Coca-Cola is the best-selling soft drink in the world but the app that carries its name has little to do with the beverage. Instead, it’s the electronic equivalent of the old Magic 8 Ball – answering questions with a randomized selection of smug answers. One wonders why the company didn’t use their much shorter yet equally well-recognized brand name: Coke. By comparison, Vree is an app specifically designed for diabetes management by Merck pharmaceuticals. Created by Lexicon Branding, the Vree name is short and quick, while supporting the idea of being free from worry and free in general (the app doesn’t cost anything). The size of the name alone allows Merck to place it in advertising and other merchandising very easily, where it can begin to tell its own story.

Rule #4: The brand name must work well across many languages.

This may be the trickiest rule in the bunch. If you’re marketing on the internet — even if your product or service is locally-based — you are now reaching an international marketplace. And if the name for your offering means something offensive or even off-putting in another language, you could end up not only icing yourself out of that market, but others as well if the offensive translation becomes widely known.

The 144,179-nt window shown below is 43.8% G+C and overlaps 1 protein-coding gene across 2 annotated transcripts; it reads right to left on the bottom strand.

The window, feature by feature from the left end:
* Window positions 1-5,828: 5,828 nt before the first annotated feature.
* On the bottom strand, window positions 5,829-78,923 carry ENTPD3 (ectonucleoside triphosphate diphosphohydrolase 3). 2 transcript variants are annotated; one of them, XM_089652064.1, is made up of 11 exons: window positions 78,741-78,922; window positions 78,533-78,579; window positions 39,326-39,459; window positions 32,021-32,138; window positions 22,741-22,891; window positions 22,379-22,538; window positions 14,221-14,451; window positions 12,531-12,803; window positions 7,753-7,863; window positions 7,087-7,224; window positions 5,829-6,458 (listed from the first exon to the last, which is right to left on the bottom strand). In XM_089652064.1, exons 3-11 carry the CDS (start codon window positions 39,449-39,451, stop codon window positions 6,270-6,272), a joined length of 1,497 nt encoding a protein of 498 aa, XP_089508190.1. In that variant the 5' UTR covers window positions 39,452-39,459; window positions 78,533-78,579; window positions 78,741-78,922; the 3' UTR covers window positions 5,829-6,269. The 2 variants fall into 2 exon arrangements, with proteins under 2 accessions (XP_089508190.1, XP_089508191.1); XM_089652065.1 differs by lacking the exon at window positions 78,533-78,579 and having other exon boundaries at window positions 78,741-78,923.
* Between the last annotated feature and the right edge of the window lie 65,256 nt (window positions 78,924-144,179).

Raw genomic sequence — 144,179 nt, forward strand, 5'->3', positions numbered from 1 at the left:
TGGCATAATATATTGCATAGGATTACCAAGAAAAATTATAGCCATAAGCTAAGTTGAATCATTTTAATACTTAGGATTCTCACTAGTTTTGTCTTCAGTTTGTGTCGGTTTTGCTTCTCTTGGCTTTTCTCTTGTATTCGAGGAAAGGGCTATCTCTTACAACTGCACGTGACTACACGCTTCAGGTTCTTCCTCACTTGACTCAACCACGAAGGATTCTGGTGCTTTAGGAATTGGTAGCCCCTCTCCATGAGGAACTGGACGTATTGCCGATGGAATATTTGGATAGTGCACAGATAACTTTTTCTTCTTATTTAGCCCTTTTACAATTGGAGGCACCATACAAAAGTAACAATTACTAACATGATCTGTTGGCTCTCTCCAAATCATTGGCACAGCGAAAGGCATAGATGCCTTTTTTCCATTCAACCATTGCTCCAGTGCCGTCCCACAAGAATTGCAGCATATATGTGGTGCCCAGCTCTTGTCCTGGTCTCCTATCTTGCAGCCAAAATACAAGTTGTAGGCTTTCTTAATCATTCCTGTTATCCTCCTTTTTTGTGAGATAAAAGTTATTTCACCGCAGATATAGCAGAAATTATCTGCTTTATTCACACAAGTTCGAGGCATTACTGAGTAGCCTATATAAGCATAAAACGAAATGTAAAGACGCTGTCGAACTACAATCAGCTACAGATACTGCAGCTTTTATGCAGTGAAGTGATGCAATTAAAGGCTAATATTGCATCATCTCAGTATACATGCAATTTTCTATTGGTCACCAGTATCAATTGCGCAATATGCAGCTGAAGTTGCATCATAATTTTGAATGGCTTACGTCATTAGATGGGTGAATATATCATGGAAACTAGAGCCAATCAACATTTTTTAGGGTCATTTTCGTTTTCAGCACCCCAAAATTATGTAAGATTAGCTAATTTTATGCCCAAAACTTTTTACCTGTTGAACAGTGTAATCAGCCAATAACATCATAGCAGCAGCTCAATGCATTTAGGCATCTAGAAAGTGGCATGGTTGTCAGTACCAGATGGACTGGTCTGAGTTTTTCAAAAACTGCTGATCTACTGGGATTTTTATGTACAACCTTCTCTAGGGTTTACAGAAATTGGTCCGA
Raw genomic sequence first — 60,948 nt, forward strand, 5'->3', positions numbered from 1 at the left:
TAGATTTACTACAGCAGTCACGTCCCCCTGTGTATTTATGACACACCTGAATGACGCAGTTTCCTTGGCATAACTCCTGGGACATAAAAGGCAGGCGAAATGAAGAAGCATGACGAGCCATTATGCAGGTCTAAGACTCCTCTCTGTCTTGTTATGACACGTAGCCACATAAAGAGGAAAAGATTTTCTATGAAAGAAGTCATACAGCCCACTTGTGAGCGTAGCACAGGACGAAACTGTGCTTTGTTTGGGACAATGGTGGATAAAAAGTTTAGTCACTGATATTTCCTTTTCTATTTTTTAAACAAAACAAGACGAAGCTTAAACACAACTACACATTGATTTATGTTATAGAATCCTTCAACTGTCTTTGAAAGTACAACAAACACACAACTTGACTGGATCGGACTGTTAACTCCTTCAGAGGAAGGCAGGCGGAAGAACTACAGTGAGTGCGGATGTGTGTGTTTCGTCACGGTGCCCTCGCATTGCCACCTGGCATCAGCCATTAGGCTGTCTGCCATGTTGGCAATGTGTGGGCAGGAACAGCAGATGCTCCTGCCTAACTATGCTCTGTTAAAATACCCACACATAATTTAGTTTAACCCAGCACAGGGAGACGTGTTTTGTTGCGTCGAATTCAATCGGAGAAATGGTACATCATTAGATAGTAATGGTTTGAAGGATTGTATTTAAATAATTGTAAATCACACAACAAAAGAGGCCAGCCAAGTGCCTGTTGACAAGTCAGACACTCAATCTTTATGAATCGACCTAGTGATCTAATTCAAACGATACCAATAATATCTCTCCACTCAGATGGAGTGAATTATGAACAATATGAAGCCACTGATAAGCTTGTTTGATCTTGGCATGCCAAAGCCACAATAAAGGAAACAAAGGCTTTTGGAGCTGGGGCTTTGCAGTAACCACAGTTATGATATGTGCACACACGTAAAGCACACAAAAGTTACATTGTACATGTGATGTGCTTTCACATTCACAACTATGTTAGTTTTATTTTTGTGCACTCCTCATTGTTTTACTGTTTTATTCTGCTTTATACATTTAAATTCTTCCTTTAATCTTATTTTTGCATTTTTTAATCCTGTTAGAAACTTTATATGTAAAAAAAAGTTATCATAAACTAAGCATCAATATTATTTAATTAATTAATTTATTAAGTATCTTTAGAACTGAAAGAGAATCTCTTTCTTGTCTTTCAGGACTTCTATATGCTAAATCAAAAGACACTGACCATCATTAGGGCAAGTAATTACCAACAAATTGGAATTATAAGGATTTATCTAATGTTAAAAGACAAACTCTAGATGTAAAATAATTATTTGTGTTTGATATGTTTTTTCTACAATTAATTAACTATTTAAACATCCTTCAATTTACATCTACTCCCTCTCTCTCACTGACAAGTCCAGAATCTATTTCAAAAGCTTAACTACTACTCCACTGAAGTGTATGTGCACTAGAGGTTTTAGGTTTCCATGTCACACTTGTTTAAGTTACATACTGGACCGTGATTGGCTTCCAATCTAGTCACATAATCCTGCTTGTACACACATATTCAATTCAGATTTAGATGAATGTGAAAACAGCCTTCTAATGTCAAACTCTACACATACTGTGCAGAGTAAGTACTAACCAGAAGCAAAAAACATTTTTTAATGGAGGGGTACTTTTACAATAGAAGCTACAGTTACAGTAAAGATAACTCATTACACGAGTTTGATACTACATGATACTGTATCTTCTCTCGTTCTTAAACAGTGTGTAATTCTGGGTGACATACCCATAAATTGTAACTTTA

Names that share familiar common roots, such as Latin, Greek or Sanskrit, tend to work well in many parts of the world. Even if the word isn’t clearly understood, there can be enough of the meaning coming through that the audience “gets” what your brand is about.

Where semantics (the meanings of words) falls down, other factors such as sound symbolism (a principle discussed previously in this blog) can help invented solutions such as Pentium, Febreze or Venza gain acceptance and take on the unique meaning that is your product or service no matter what country or web page in which it is encountered.

Can following the Four Simple Rules guaranteed success for your brand name? Of course not. There are many factors involved in bringing a successful new trademark to market, starting with whether the product or service you’re offering is something that people want to buy. But without a name that’s been built to be strong and flexible enough to deliver your message by means of whatever avenues are available, you’ll never get off the ground.

Lexicon Branding

Spelling Matters